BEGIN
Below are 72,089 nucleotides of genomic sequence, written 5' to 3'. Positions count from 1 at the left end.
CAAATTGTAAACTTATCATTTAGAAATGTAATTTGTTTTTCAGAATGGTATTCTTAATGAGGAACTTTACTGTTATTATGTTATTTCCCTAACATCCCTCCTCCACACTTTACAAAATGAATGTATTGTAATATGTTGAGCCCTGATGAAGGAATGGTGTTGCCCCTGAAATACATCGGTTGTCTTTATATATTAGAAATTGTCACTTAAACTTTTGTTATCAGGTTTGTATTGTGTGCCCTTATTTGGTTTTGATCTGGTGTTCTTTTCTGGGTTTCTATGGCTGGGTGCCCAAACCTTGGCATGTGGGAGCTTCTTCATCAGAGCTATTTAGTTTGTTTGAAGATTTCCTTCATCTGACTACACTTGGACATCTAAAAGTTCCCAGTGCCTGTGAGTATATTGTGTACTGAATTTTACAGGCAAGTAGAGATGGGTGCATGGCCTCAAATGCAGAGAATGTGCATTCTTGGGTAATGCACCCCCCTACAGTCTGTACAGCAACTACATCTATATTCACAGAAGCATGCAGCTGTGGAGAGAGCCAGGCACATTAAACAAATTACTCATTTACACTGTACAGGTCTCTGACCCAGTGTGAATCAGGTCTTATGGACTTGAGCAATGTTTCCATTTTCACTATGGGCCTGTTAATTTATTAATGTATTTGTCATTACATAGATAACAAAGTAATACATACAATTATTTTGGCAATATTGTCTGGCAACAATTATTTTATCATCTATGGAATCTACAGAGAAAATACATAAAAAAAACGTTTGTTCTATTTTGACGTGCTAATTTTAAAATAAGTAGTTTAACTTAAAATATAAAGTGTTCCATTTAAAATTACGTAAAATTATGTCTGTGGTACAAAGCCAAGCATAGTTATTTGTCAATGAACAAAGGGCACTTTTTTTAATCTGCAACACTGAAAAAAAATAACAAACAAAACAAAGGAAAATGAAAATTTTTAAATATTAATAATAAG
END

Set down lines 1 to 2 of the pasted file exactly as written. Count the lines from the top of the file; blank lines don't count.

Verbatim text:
Below are 72,089 nucleotides of genomic sequence, written 5' to 3'. Positions count from 1 at the left end.
CAAATTGTAAACTTATCATTTAGAAATGTAATTTGTTTTTCAGAATGGTATTCTTAATGAGGAACTTTACTGTTATTATGTTATTTCCCTAACATCCCTCCTCCACACTTTACAAAATGAATGTATTGTAATATGTTGAGCCCTGATGAAGGAATGGTGTTGCCCCTGAAATACATCGGTTGTCTTTATATATTAGAAATTGTCACTTAAACTTTTGTTATCAGGTTTGTATTGTGTGCCCTTATTTGGTTTTGATCTGGTGTTCTTTTCTGGGTTTCTATGGCTGGGTGCCCAAACCTTGGCATGTGGGAGCTTCTTCATCAGAGCTATTTAGTTTGTTTGAAGATTTCCTTCATCTGACTACACTTGGACATCTAAAAGTTCCCAGTGCCTGTGAGTATATTGTGTACTGAATTTTACAGGCAAGTAGAGATGGGTGCATGGCCTCAAATGCAGAGAATGTGCATTCTTGGGTAATGCACCCCCCTACAGTCTGTACAGCAACTACATCTATATTCACAGAAGCATGCAGCTGTGGAGAGAGCCAGGCACATTAAACAAATTACTCATTTACACTGTACAGGTCTCTGACCCAGTGTGAATCAGGTCTTATGGACTTGAGCAATGTTTCCATTTTCACTATGGGCCTGTTAATTTATTAATGTATTTGTCATTACATAGATAACAAAGTAATACATACAATTATTTTGGCAATATTGTCTGGCAACAATTATTTTATCATCTATGGAATCTACAGAGAAAATACATAAAAAAAACGTTTGTTCTATTTTGACGTGCTAATTTTAAAATAAGTAGTTTAACTTAAAATATAAAGTGTTCCATTTAAAATTACGTAAAATTATGTCTGTGGTACAAAGCCAAGCATAGTTATTTGTCAATGAACAAAGGGCACTTTTTTTAATCTGCAACACTGAAAAAAAATAACAAACAAAACAAAGGAAAATGAAAATTTTTAAATATTAATAATAAG